Trump’s Monumental Declarations: Liner Notes

I have a column up today at the Federalist, “No, Patagonia, President Trump is Not ‘Stealing Our Land’,” about the lawsuit the retailer has threatened (or similar lawsuits) over Trump’s decision to reduce the size of the Bears Ears and Grand Staircase-Escalante national monuments in Utah.

For those who want a deeper dive into the issues raised by the Antiquities Act of 1906, which also more broadly addresses some of the legal questions raised by the aggressive monument designations made by Presidents Carter, Clinton and Obama, the AEI analysis by John Yoo and Todd Graziano linked in the column may be your cup of tea.  I am not as persuaded as they seem to be by analogies that arise from the executive’s exercise of his or her own power, as opposed to power delegated by Congress.

That said, Yoo and Graziano have a point that discretion Congress delegates to the President is not supposed to be micro-managed.  And I do tend to think that the theory that the presidential discretion here is only “one way,” while finding some support in Congressional intent, does tend to run contrary to the general idea that delegated authority can be used to revisit the work of prior administrations (which is how past administrations have tended to view it).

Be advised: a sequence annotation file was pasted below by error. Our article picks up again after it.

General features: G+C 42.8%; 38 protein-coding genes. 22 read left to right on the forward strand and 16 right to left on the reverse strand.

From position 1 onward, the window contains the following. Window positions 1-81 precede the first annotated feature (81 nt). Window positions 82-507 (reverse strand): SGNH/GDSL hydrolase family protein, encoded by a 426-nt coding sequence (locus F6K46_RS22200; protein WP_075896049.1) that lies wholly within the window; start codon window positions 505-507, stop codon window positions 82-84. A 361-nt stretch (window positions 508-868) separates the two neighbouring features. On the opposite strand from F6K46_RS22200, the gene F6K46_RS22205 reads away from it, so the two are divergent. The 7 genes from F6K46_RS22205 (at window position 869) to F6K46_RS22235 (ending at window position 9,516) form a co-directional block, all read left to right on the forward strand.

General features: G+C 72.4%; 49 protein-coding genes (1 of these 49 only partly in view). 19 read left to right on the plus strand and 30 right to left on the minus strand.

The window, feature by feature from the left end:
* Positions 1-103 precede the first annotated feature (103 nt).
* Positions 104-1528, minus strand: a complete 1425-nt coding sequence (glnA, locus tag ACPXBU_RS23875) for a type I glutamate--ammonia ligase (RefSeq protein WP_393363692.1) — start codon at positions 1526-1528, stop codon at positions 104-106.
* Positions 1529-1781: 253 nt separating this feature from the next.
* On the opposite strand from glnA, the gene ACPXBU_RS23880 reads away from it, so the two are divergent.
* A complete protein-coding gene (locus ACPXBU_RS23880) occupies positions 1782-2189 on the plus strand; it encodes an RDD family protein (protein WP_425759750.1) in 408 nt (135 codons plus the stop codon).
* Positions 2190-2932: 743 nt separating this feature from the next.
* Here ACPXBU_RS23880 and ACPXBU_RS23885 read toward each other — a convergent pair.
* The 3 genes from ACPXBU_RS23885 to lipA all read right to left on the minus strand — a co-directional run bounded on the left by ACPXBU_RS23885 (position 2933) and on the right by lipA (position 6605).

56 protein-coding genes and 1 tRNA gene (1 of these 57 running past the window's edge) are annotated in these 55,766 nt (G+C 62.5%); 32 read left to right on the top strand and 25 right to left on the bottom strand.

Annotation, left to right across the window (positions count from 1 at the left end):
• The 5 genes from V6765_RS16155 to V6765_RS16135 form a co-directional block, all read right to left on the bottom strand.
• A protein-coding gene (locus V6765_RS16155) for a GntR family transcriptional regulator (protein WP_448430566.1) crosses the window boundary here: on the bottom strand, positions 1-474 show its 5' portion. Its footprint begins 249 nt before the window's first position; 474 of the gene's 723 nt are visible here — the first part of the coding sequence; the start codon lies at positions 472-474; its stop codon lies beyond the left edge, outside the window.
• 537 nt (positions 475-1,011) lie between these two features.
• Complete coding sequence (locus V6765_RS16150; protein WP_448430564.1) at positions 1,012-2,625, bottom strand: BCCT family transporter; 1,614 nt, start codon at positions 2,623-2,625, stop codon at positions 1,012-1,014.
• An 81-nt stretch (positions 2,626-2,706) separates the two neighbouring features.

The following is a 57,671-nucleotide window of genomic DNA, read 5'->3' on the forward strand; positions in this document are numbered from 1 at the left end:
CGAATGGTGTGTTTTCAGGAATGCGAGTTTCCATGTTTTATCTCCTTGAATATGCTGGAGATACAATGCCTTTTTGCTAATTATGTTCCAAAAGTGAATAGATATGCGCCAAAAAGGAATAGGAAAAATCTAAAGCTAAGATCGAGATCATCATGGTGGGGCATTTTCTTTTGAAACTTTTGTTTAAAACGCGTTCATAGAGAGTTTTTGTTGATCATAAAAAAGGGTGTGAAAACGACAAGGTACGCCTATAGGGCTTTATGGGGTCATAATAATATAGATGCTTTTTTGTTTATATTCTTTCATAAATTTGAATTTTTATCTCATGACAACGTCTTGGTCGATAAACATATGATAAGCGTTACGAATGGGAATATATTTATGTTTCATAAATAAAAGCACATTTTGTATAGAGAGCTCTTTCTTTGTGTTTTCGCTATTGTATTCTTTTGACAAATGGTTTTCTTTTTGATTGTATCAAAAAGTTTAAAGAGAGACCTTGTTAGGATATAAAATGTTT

Moreover, even if you view AEI’s analysis as advocacy (and you probably should, tbh), the effort and breadth is superior to the recent report issued by the Congressional Research Service, which is both brief and bland.  Nevertheless, if you’re further interested in the issue you may want to read the CRS report, which will likely be cited in the upcoming public debate over this issue.

As I’ve suggested — and similarly noted in prior liner notes posts — the column format inevitably means making choices about what to omit.  Here, I’ve focused on President Trump’s authority and ignored ancillary issues, e.g., the scope of authority granted to the Secretary of the Interior under the Federal Land Policy and Management Act of 1976.

Also, I mention the irony that the left here is arguing for a narrow interpretation of a Congressional delegation of power, while the right is pushing the broader interpretation.  This is not really a problem for Trump and I should add that even GOP administrations tend to favor positions that maximize their authority.  Trump has been rolling back regulations.  But his administration and the GOP, for all of the rhetoric about dismantling the administrative state, have not been pursuing the legislative structural reforms that might tame it.

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